Rural women might also be given longer doses to ensure that the UTI is treated completely without requiring a follow-up visit.
A misunderstanding of how UTIs manifest can also increase the likelihood that someone will get an antibiotic treatment they don’t need.
“People think you either have a UTI or you don’t have a UTI. But UTI is more of a continuum,” Advani explained. People can have asymptomatic bacteria, for example, which means they would test positive for a UTI, but not necessarily need antibiotics.
Doctors can also get anchored to a positive UTI diagnosis, or UTI-like symptoms, without exploring the underlying issues that could be triggering it, she continued. In this way, UTIs can mask other conditions if the provider or patient doesn’t know to look for them.
“The problem that I think we run into, oftentimes, is the rush to diagnosis,” said Banfield.
This was the case for Hannah Srajer, a 26-year-old doctoral student at Yale. At 17, she developed a “really, really bad” UTI infection. She was so embarrassed about it that she didn’t tell her mother right away. When they did go to the doctor — a pediatrician, since Srajer wasn’t yet 18 — she was initially prescribed the wrong antibiotic, given to her before test results came back.
Although the UTI cleared up, she says the initial infection, as well as the delay in treating it, triggered pelvic floor dysfunction. The condition felt like a UTI, which meant that Srajer was shuttled from doctor to doctor, specialist to specialist, and prescribed round after round of antibiotics for nine months. She saw “seven to eight” doctors — pediatricians, urologists, a gyno-urologist and a general practitioner — before she was correctly diagnosed.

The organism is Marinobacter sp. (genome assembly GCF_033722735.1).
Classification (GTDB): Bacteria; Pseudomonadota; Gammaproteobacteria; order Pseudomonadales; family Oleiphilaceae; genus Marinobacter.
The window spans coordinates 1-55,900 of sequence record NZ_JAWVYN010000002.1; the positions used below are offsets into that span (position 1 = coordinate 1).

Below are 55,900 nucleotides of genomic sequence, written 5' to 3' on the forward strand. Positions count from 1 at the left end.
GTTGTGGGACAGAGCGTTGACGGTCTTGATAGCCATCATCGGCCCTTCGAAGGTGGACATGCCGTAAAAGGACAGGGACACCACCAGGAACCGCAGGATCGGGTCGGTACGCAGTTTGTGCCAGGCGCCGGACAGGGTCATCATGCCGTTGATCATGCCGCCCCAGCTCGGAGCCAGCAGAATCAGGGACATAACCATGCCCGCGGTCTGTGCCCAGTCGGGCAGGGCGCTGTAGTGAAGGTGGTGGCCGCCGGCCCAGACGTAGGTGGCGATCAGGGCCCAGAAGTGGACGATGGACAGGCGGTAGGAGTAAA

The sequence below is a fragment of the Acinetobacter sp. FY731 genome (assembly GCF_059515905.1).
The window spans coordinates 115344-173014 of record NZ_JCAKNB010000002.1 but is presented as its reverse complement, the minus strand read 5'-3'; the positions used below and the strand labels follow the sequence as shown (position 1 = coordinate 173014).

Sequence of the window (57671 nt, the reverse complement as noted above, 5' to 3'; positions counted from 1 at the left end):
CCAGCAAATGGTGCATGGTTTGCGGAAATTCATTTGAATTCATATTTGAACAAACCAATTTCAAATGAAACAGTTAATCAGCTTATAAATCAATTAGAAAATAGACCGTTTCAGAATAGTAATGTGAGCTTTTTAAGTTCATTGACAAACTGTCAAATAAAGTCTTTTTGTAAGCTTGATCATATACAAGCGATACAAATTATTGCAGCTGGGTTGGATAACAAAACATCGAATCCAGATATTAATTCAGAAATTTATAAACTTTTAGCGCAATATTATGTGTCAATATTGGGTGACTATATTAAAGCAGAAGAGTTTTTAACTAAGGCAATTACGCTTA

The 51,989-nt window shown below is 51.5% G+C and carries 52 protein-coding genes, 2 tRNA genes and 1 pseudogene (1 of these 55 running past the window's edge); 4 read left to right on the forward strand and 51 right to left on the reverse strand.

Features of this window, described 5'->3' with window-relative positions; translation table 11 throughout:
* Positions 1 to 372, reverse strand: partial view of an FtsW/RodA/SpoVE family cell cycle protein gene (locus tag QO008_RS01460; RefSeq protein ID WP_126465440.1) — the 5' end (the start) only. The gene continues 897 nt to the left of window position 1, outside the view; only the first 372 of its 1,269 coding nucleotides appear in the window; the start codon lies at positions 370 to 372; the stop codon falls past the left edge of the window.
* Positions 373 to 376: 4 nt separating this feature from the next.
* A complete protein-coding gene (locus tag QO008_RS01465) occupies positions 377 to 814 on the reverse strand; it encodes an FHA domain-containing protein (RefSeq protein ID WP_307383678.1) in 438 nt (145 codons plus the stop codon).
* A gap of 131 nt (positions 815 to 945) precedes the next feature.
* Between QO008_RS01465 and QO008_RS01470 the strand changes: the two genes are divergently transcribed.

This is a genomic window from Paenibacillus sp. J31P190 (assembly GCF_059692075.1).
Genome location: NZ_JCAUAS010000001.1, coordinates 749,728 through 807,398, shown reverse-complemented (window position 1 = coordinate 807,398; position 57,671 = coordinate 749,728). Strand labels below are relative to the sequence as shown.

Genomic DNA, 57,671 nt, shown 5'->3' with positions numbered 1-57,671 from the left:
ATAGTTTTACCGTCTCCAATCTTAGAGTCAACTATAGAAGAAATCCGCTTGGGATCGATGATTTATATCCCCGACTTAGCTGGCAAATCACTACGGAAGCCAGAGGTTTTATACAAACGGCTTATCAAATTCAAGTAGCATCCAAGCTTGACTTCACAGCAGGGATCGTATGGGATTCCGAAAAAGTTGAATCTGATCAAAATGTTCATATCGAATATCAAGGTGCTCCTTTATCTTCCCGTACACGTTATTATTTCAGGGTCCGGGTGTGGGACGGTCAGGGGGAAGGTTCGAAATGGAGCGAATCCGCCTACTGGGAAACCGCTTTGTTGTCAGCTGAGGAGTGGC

Srajer continued having painful symptoms, all while feeling she was the problem. It wasn’t until she went to a physical therapist that her condition improved.
The entire experience was “incredibly isolating, incredibly upsetting,” said Srajer, who says she was reluctant to open up about her experiences until a couple of years ago. She anticipated friends would respond with disgust, but was shocked to see how many people could relate to the pain she felt. If they didn’t personally experience those symptoms, they knew someone ― a friend, a mom, a cousin — who did.
“You start realizing that actually it’s an incredible amount of people who, even if they’re not diagnosed, are having urinary issues, or vulvar pain issues, just pelvic floor issues in general,” she said.
Banfield sees plenty of opportunity to build on the research from the recent study.
She noted that the study focuses on women who have private insurance, and not those on Medicaid (a group that makes up between 40 to 50 percent of her patients). Banfield would like to see what they experience when they try to get a UTI treated. She also wants to see more demographic information around providers — whether the gender of your provider affects your treatment or how doctors across different fields address UTIs.
Because different types of doctors will see patients with UTI symptoms, Advani advocates for more multidisciplinary approaches to treating UTI patients, as well as greater investment from hospitals and health-care organizations to improve outcomes for patients.
“We need to fix the underlying problem, not just give antibiotic prophylaxis.”